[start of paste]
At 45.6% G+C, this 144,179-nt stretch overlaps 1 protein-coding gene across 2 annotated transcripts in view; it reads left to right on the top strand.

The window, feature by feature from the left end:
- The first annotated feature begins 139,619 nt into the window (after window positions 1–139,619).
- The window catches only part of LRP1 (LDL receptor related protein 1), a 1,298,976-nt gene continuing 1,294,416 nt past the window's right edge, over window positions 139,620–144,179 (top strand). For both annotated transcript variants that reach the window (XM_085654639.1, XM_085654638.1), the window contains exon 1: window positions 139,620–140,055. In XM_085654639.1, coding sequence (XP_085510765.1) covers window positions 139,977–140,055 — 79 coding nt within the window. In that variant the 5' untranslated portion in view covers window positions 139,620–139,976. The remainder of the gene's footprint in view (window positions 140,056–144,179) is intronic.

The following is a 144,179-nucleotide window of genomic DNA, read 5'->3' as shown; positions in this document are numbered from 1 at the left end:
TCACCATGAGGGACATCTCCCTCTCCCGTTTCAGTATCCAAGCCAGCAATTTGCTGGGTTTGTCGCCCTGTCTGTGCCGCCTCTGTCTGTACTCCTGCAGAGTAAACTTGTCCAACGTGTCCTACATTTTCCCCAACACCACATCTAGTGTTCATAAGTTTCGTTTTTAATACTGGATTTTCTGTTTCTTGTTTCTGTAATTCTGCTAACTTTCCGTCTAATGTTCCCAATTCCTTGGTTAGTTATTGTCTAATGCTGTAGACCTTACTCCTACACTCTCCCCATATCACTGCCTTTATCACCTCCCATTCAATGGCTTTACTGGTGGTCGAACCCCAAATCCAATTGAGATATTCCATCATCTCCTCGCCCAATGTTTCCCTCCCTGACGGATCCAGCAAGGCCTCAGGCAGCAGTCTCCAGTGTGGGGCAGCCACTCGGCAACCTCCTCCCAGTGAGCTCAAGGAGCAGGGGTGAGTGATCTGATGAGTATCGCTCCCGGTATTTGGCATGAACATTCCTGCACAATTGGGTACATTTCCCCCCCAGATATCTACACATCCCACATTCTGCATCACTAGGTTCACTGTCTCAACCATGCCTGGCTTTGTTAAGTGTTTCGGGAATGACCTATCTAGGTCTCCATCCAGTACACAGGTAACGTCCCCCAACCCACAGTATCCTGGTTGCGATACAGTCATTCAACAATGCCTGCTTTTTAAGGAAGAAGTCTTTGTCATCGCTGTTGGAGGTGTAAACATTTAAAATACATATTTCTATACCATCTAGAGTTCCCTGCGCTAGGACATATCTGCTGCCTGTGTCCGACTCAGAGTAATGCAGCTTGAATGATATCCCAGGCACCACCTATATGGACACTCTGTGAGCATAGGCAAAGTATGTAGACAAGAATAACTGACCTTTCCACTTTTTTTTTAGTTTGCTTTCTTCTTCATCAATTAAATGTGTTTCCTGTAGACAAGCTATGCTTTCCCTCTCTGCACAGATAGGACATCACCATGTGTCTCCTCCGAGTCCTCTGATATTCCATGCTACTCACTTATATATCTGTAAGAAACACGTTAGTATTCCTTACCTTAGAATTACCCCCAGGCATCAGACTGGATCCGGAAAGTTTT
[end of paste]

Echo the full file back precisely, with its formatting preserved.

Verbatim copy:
At 45.6% G+C, this 144,179-nt stretch overlaps 1 protein-coding gene across 2 annotated transcripts in view; it reads left to right on the top strand.

The window, feature by feature from the left end:
- The first annotated feature begins 139,619 nt into the window (after window positions 1–139,619).
- The window catches only part of LRP1 (LDL receptor related protein 1), a 1,298,976-nt gene continuing 1,294,416 nt past the window's right edge, over window positions 139,620–144,179 (top strand). For both annotated transcript variants that reach the window (XM_085654639.1, XM_085654638.1), the window contains exon 1: window positions 139,620–140,055. In XM_085654639.1, coding sequence (XP_085510765.1) covers window positions 139,977–140,055 — 79 coding nt within the window. In that variant the 5' untranslated portion in view covers window positions 139,620–139,976. The remainder of the gene's footprint in view (window positions 140,056–144,179) is intronic.

The following is a 144,179-nucleotide window of genomic DNA, read 5'->3' as shown; positions in this document are numbered from 1 at the left end:
TCACCATGAGGGACATCTCCCTCTCCCGTTTCAGTATCCAAGCCAGCAATTTGCTGGGTTTGTCGCCCTGTCTGTGCCGCCTCTGTCTGTACTCCTGCAGAGTAAACTTGTCCAACGTGTCCTACATTTTCCCCAACACCACATCTAGTGTTCATAAGTTTCGTTTTTAATACTGGATTTTCTGTTTCTTGTTTCTGTAATTCTGCTAACTTTCCGTCTAATGTTCCCAATTCCTTGGTTAGTTATTGTCTAATGCTGTAGACCTTACTCCTACACTCTCCCCATATCACTGCCTTTATCACCTCCCATTCAATGGCTTTACTGGTGGTCGAACCCCAAATCCAATTGAGATATTCCATCATCTCCTCGCCCAATGTTTCCCTCCCTGACGGATCCAGCAAGGCCTCAGGCAGCAGTCTCCAGTGTGGGGCAGCCACTCGGCAACCTCCTCCCAGTGAGCTCAAGGAGCAGGGGTGAGTGATCTGATGAGTATCGCTCCCGGTATTTGGCATGAACATTCCTGCACAATTGGGTACATTTCCCCCCCAGATATCTACACATCCCACATTCTGCATCACTAGGTTCACTGTCTCAACCATGCCTGGCTTTGTTAAGTGTTTCGGGAATGACCTATCTAGGTCTCCATCCAGTACACAGGTAACGTCCCCCAACCCACAGTATCCTGGTTGCGATACAGTCATTCAACAATGCCTGCTTTTTAAGGAAGAAGTCTTTGTCATCGCTGTTGGAGGTGTAAACATTTAAAATACATATTTCTATACCATCTAGAGTTCCCTGCGCTAGGACATATCTGCTGCCTGTGTCCGACTCAGAGTAATGCAGCTTGAATGATATCCCAGGCACCACCTATATGGACACTCTGTGAGCATAGGCAAAGTATGTAGACAAGAATAACTGACCTTTCCACTTTTTTTTTAGTTTGCTTTCTTCTTCATCAATTAAATGTGTTTCCTGTAGACAAGCTATGCTTTCCCTCTCTGCACAGATAGGACATCACCATGTGTCTCCTCCGAGTCCTCTGATATTCCATGCTACTCACTTATATATCTGTAAGAAACACGTTAGTATTCCTTACCTTAGAATTACCCCCAGGCATCAGACTGGATCCGGAAAGTTTT